I hated it all my life up until very recently, and that's because I've finally learned that not having a "friend group" is never going to be the same as not having friends.

SEE ALSO: To The Girls Who Float Between Friend Groups

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American Or Christian?

Can you really be both?

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This is a thought that has lingered in my mind for a very long time.

Personally, I hate news and politics. It's depressing and it seems like both parties (and people in general) just don't get it. Political conversation gets on my ever-loving nerves and literally gets me down in the dumps for the day.

I just simply don't watch it anymore. There is too much negativity.

That doesn't mean that I am uniformed. I am not advocating for ignorance or anything like that. I prefer to read and figure out my information from sites "in the middle."

As I was eating dinner with my wife the other day we started talking about the new Abortion laws in Alabama and Georgia. As a Christ-follower and a staunch defender of Biblical inerrant, I detest abortion.

Before you read any farther, you must understand something: This article is not about my defense of my beliefs regarding hot topics like abortion or homosexuality. I do not have the time to write about said topics now. I am just asking you to accept what I believe for the sake of the article.

But, anyway, these abortion bills. I can make a pretty good case that they are Constitutional because they are protecting the Life (one of the Rights given to American Citizens) from others. Yes, I know the arguments against said point but continue with me please.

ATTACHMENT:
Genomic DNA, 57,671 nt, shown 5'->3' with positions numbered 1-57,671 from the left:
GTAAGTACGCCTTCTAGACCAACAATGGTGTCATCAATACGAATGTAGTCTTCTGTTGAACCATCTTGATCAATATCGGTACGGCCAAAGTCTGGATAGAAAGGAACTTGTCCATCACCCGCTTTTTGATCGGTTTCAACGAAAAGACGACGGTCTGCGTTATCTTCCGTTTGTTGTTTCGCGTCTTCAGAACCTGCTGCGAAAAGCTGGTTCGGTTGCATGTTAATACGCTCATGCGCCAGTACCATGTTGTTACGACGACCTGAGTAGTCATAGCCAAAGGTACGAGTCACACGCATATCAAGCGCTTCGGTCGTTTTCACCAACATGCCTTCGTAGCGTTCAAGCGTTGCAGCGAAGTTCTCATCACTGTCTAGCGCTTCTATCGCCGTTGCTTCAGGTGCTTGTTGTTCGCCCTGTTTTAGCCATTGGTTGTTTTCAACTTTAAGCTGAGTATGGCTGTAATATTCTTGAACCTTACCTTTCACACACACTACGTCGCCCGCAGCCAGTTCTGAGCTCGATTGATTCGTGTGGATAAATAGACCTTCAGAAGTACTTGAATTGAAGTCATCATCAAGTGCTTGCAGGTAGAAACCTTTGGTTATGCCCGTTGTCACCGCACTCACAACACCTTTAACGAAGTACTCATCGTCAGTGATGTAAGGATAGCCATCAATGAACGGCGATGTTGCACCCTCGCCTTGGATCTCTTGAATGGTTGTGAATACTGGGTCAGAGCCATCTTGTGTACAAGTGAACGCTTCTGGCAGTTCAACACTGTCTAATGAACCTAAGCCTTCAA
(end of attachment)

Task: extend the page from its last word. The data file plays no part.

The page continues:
This led our conversation to talk about Homosexual marriage, something that I am against as well. And not just because of Leviticus but because of the New Testament as well.

But, shaking my head, I said something that my wife seemed to agree with:

"As a Christian, I know it's wrong and I cannot agree with it. As an American, I see no reason why it should be illegal. Unless your choices infringe someone's Rights, you should be free to do what you wish (technically speaking)."

This is my dilemma. Well, actually it's not a dilemma. I know that I am a Christian before I am an American. I love this country greatly, and I know how blessed I am to be born here. For all the hate this country gets (and some of it is deserved) and all the problems we have (and we have a lot), we are shoulders above other countries in many ways. I am so thankful for all the men and women who have served to protect me and keep me safe. I'm thankful for a lot of things. And I am proud to be an American.

But my identity in Christ comes first. This is why I do not get into politics much. I don't really care at the end of the day. Because while America has been blessed, we still have work to do here. And this is not my forever home. This is not where I will spend eternity.

I try and respect everyone's opinions, and I earnestly try to love everyone, even when they trash and disrespect my beliefs and convictions. But I must put my call to Christ about anything that has to do with this nation. I will pray for ALL our leaders because I was told to do so (I prayed for President Obama when he was in office). And I will be here to support this nation. But I cannot put it above Christ's commands.